How UP Employees Keep Freight Moving During Wildfires
Every West Coast subdivision has been impacted, according to UP, with train reroutes and crew diversions fluctuating to meet network demands.
UP Corporate Communications provided the following highlights of how railroad employees have stepped up:
• Harriman Dispatching Center (HDC): Twice daily, HDC hosted online screen-sharing chats via Microsoft Teams to allow HDC, Crew Management Services, Customer Care and Support, Network Planning and Operations, Engineering, and Mechanical “to create a clear ‘working document’ transportation plan, ensuring cohesive planning, decision-making and execution,” UP reported.
To monitor fires, HDC used data from CalFire and Geographic Area Coordination Center, for example, as well as UP mapping and real-time train movement tools.
“The HDC is designed, staffed and trained for situations just like this,” HDC Director Andrew Sanders said. “We activated a special hours-of-service desk in CMS [Crew Management Services] to share the workload, but overall, HDC’s internal operations were not impacted: We shined.”
• Customer Care and Support: Staffers worked to inform internal and external stakeholders of wildfire outages, bridge reconstruction progress and reroutes. They provided daily updates to Marketing and Sales employees and collaborated with the Customer Communications team to distribute customer-based talking points and send weekly customer news announcements.
“The reroutes tightened up a number of crew bases and added congestion,” explained Doug Svatos, Senior Director-Northern Region, Customer Care and Support. “Our team worked closely with the field, HDC and CMS [Crew Management Services] to prioritize cars on through freight trains and escalate customer cases on yard and local jobs. The inter-team communication helped everyone understand the urgency for each customer.”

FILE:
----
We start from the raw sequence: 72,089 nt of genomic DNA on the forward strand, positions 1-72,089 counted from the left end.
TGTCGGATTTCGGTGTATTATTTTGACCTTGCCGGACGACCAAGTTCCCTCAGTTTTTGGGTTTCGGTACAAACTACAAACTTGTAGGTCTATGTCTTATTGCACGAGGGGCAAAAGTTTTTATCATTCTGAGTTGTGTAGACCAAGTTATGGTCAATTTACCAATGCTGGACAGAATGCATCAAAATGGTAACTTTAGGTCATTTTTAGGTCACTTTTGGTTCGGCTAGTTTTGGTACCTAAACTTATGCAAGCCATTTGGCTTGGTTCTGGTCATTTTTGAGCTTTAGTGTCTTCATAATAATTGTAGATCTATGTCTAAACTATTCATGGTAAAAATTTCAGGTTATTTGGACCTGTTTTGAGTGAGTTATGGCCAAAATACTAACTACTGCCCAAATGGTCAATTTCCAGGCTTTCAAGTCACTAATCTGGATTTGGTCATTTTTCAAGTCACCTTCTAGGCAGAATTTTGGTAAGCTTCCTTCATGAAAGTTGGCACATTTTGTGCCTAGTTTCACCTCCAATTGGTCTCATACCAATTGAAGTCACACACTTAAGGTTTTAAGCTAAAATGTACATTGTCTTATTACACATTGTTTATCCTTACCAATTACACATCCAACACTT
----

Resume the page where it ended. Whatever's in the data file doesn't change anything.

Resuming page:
• Train, Engine and Yard; Crew Management Services; and Labor Relations: Train, Engine and Yard crew members borrowed out on the Rocky Mountain and Pacific Northwest service units, according to UP.
“Crew Management Services and Labor Relations worked with the union organizations to ensure we had temporary agreements in place to reallocate crews to open routes so they could continue working and have crews available to work when we opened,” said Abby Zach, Superintendent-Train Operations, Transportation, Northern California Service Unit.
Agreement employees from St. Louis, Mo.; Fort Worth, Tex.; South Morrill, Neb.; Chicago, Ill.; and Little Rock, Ark., headed to Hinkle and La Grande, Ore.; Nampa and Pocatello, Idaho; and Ogden and Salt Lake City, Utah.
“Our train crews from Dunsmuir, Calif., really stepped up, gaining certification to cover the BNSF detour and temporarily relocating to Klamath Falls, Ore.,” said Kim Fossland, Director-Crew Management Services.
UP also relied on Rail Relief, its volunteer program for non-agreement employees, when more help was required. Several Union Pacific Center employees drove crew vans to reallocate crews, for example, according to the Class I railroad.
• Industrial Hygiene: While the Environmental Protection Agency (EPA) has smoke detecting monitors across the country, few are located near UP yards, according to the railroad. That’s why UP’s Industrial Hygiene team uses TSI DustTrak Environmental Monitors to measure air quality at UP’s yards in Roseville, West Colton, Commerce, Oroville and Delores, Calif.
“This equipment allows employees access to the most up-to-date information,” said Will Walsh, Manager-Industrial Hygiene, Workforce Resources. “Employees can log in remotely to see real-time California data. We no longer need to physically send Industrial Hygiene Consultants to measure smoke levels.”
For information on how UP employees battled the Lava Fire in June, see “UP: Fire Car Fleet Provided Critical Assist in Lava Fire.”
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